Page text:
Property prices in the April to June period rose 4.8 per cent from the previous quarter, according to consultancy Knight Frank.
Apartment prices in the emirate increased 21 per cent since January 2020 to an average of Dh1,290 ($351) per square foot currently, while villa prices jumped 51 per cent over the same period to Dh1,520 per square foot on average, Knight Frank said in a market report on Wednesday.
"The relatively long-run of price growth is showing no signs of slowing. If anything, all the market dynamics continue to point towards further increases, particularly when it comes to villas as the supply-demand dynamic remains out of kilter," Faisal Durrani, partner and head of research for Middle East and Africa at Knight Frank, said.
This is particularly evident in the emirate's prime markets of Jumeirah Bay Island, Emirates Hills and Palm Jumeirah, where villa prices are up 11.6 per cent in the second quarter and 125 per cent since January 2020, with only eight villas under construction in these areas, he said.
Villa prices across the rest of the city "remain supercharged" and are 5 per cent above the 2014 peak, he added.
More affordable locations around the emirate are also experiencing strong price increases on a per square foot basis. Villas in Dubai Hills Estate, for example, have registered 24 per cent growth in values in the past 12 months, marking the fastest rate of growth in the city.
A major factor behind this growth is the "robust and sustained" demand for luxury second homes, especially from international buyers, but also from domestic purchasers, Knight Frank said.
The Palm Jumeirah remains Dubai's top-performing villa market, with prices growing by 9 per cent in the second quarter alone, propelling the growth rate to 44 per cent over the past year, according to the report.
Villa prices in Palm Jumeirah have risen by 146 per cent since January 2020, and are at about Dh4,800 per square foot. Villa prices in the area are now 67 per cent higher than their 2017 peak, while apartments still lag their last peak in 2015 by 7 per cent, the data showed.
Dubai's property market has bounced back strongly from the coronavirus-induced slowdown, helped by government initiatives such as residency permits for retirees and remote workers.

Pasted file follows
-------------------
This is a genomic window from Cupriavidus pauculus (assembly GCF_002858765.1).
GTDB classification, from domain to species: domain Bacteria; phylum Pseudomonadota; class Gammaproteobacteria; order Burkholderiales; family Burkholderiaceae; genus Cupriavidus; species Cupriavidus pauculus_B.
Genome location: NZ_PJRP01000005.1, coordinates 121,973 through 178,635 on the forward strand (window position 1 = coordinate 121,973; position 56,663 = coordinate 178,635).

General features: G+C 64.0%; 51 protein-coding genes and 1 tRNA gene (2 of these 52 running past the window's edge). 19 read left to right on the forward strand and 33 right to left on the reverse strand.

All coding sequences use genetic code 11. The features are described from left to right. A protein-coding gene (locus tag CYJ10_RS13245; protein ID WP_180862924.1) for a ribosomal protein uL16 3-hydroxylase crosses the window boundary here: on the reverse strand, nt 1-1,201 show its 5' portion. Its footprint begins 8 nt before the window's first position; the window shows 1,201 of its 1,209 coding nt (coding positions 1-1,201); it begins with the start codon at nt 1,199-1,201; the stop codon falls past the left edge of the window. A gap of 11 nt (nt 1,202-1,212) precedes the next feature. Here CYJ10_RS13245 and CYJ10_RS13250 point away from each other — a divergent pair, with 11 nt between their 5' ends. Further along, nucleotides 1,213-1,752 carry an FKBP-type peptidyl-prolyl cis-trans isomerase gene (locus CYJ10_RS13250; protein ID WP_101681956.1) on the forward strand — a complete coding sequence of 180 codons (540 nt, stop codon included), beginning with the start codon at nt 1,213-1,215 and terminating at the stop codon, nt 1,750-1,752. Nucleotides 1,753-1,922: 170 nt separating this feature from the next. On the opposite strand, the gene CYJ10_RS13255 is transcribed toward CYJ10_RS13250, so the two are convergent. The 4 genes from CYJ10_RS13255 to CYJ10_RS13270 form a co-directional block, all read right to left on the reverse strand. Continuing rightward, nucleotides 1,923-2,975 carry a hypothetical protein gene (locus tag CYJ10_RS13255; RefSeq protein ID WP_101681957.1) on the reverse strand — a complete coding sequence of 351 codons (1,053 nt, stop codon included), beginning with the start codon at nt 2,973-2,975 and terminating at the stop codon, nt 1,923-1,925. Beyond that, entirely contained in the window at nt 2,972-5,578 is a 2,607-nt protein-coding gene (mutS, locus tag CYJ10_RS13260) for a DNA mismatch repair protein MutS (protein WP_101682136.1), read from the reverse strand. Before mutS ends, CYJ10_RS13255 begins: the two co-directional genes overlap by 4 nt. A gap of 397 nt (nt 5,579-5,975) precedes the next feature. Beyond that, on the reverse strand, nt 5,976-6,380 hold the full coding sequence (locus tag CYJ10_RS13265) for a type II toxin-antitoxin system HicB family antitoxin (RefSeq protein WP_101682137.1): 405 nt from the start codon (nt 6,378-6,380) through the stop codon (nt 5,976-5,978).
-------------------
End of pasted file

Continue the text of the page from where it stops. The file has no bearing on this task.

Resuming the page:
The emirate's move to expand the 10-year golden visa programme, the economic gains generated by Expo 2020 Dubai and higher oil prices also supported property market growth momentum.
Dubai’s economy grew an annual 2.8 per cent in the first quarter of the year to Dh111.3 billion, extending the "robust momentum of growth" achieved in 2022, when the emirate expanded by 4.4 per cent.
Real estate activities grew 2.4 per cent in the first quarter, driven by a sharp rise in property sales with the sector contributing 7.4 per cent to the economy, according to government data.
Off-plan sales in the emirate are also on the rise.
"With a rise in the volume of product launches over the last 12 to 18 months, as developers respond to the stable and sustained demand for homes, the volume of off-plan homes sold has been unsurprisingly rising, now accounting for just over 50 per cent of sales," Mr Durrani said.
Ready property remains in high demand, particularly among international second home buyers who are looking for instant access to the ‘Dubai lifestyle’, Shehzad Jamal, partner and head of strategy and consultancy in the Middle East & Africa at Knight Frank, said.
It is strongest among those with a net worth of more than $10 million, as well as high-net-worth individuals from East Asia. Overall demand for off-plan purchases is relatively low at just 10 per cent among global HNWI, he said.
In terms of supply, by the end of 2028, Knight Frank expects 85,200 homes to be delivered, with 69 per cent of them being apartments (59,000 units).
About 40,000 homes are projected for completion this year alone, with a portion likely delayed to next year, the consultancy said.
Around 42,500 units are scheduled for completion between 2024 and 2028, representing an average of just 8,500 homes per year – a 75 per cent reduction on the long-term rate of home deliveries. This indicates continued upwards pressure on prices, particularly as the population continues to swell, recently surpassing 3.5 million residents, Mr Jamal said.